New recommendations on classroom discipline that seek to end the apparent disparities in how students of different races are punished for violating school rules have been issued by the Obama administration.
A "school-to-prison" pipeline stems from overly-zealous school discipline policies targeting black and Hispanic students that bring them out of school and into the court system, according to civil rights advocates. The problem often comes from well intentioned "zero-tolerance" policies that too often inject the criminal justice system into the resolution of problems, according to Attorney General Eric Holder put it. Rising to popularity in the 1990s, zero-tolerance policies are a tool that often spell out uniform and swift punishment for offenses such as truancy, smoking or carrying a weapon. Violators often lose classroom time or become saddled with a criminal record.
"Ordinary troublemaking can sometimes provoke responses that are overly severe, including out of school suspensions, expulsions and even referral to law enforcement and then you end up with kids that end up in police precincts instead of the principal's office," Holder said.
According to government civil rights data collection from 2011-2012, black students without disabilities were more than three times as likely as whites to be expelled or suspended in American schools. Although black students made up 15% of students in the data collection, they made up more than a third of students suspended once, 44% of those suspended more than once and more than a third of students expelled. In addition, according to the data, more than half of students involved in school-related arrests or referred to law enforcement were Hispanic or black.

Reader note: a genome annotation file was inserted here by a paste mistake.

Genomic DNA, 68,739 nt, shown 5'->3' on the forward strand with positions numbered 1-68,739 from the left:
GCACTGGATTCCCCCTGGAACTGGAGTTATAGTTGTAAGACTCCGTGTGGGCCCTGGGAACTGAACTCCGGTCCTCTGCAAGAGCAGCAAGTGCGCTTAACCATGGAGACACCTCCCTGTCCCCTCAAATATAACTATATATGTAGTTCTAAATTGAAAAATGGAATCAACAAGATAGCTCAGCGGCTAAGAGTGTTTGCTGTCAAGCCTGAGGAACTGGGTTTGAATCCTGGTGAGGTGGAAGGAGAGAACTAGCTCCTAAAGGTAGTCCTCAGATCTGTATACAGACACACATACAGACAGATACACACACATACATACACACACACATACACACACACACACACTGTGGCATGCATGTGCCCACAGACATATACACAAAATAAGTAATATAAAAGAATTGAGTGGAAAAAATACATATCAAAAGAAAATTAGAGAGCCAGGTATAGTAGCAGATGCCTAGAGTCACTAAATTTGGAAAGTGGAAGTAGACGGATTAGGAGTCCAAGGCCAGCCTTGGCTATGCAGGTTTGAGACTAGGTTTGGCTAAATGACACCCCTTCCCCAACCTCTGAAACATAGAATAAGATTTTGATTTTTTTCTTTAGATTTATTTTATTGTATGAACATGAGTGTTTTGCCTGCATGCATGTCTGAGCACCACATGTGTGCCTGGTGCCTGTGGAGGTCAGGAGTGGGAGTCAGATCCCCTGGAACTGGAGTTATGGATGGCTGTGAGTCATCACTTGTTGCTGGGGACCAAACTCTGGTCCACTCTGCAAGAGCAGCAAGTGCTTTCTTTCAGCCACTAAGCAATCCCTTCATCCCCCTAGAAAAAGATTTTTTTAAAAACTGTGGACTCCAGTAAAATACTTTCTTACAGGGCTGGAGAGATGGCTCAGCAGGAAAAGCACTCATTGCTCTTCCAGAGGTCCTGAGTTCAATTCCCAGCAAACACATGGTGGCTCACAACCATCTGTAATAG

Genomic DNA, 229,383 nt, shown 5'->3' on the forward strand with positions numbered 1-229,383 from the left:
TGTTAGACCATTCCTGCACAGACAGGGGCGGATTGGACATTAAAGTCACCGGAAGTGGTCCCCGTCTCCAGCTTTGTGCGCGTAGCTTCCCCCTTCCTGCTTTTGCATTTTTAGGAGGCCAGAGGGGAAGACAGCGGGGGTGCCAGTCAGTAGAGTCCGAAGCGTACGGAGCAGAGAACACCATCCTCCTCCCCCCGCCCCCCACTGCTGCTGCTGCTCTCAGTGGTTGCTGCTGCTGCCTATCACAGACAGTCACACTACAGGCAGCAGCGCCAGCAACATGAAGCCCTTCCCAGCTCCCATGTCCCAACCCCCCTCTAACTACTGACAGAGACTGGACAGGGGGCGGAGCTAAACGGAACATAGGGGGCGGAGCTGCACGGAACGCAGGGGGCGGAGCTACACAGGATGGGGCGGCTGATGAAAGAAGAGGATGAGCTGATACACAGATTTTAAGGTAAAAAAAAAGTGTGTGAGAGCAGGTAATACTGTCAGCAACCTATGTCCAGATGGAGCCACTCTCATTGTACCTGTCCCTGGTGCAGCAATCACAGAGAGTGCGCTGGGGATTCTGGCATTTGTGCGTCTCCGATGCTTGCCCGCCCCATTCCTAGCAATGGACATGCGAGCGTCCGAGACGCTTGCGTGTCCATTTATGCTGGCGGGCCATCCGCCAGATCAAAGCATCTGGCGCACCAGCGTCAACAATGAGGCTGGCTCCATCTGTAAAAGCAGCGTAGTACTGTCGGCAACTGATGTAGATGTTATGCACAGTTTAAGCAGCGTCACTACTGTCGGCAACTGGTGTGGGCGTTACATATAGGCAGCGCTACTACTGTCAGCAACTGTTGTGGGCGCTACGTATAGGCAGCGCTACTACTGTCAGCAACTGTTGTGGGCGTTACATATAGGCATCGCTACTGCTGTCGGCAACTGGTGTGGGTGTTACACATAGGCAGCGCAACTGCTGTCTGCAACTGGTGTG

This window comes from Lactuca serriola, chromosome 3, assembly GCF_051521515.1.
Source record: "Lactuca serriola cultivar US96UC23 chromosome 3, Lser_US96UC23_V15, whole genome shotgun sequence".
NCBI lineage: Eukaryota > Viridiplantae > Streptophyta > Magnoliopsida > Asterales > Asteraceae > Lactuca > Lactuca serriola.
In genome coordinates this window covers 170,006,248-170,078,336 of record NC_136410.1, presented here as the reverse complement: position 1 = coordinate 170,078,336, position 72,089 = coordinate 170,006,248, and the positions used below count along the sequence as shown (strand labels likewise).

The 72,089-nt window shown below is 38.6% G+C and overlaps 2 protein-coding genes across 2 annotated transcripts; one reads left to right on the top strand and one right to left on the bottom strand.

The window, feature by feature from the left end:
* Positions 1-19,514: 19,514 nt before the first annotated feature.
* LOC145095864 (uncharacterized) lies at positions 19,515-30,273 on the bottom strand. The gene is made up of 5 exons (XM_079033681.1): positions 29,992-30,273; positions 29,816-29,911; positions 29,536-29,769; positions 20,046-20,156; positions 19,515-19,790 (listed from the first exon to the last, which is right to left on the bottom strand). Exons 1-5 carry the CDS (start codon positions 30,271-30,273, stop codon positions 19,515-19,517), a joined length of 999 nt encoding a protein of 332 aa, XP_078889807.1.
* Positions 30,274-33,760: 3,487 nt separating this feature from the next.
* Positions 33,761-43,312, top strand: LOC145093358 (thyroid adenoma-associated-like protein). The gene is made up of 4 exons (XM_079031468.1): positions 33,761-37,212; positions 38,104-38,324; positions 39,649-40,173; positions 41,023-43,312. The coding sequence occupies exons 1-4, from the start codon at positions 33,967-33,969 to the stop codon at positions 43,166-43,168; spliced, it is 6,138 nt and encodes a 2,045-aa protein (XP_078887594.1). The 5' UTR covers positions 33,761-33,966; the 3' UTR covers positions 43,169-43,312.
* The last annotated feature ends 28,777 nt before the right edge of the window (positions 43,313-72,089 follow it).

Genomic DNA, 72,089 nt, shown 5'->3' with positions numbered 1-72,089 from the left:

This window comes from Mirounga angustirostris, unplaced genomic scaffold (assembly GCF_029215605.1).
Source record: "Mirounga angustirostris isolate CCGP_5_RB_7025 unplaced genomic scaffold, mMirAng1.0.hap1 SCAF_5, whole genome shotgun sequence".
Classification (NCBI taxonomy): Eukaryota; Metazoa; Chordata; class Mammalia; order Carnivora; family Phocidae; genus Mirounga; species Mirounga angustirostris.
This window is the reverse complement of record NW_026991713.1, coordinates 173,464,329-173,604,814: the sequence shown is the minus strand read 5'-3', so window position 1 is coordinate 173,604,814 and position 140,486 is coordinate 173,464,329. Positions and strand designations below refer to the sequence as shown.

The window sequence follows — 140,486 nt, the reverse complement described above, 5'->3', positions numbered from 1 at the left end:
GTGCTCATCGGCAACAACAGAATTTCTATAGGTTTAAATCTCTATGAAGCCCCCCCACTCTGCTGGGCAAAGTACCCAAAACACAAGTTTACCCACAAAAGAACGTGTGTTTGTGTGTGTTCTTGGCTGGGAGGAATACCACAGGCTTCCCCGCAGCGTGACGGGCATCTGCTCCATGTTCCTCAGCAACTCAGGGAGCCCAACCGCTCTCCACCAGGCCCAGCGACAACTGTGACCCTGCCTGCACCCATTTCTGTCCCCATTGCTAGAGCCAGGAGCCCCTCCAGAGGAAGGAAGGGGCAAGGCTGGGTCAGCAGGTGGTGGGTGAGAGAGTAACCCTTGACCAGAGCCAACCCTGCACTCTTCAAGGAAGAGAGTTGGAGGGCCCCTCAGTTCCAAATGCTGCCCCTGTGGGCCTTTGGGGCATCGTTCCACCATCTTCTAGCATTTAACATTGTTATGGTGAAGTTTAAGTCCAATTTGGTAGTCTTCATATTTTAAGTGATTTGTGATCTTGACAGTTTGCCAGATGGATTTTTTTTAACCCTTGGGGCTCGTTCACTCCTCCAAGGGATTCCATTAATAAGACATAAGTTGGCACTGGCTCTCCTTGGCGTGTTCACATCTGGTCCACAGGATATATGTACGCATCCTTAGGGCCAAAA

As Kimberly Hefling of Associated Press reports, on Wednesday, the recommendations that were issued encourage schools to ensure that all school personnel are trained in classroom management, conflict resolution and approaches to de-escalate classroom disruptions. Schools are being advised by the government to establish procedures on how to distinguish between disciplinary infractions appropriately handled by school officials compared with major threats to school safety. The government also encourages schools to collect and monitor data that security or police officers take to ensure nondiscrimination.
With the recommendations being non-binding, school districts around the country are being told by the federal government to adhere to the principles of fairness and equity in student discipline or face strong action if they don't already.
Education Secretary Arne Duncan acknowledged the challenge is finding the balancing act to keep school safe and orderly, but when it comes to routine discipline the "first instinct should not be to call 911 when there's a problem".
According to a letter sent to schools with the recommendations by the departments, research suggests the racial disparities in how students are disciplined are not explained by more frequent or more serious misbehavior by students of color.
"For example, in our investigations, we have found cases where African-American students were disciplined more harshly and more frequently because of their race than similarly situated white students," the letter said. "In short, racial discrimination in school discipline is a real problem."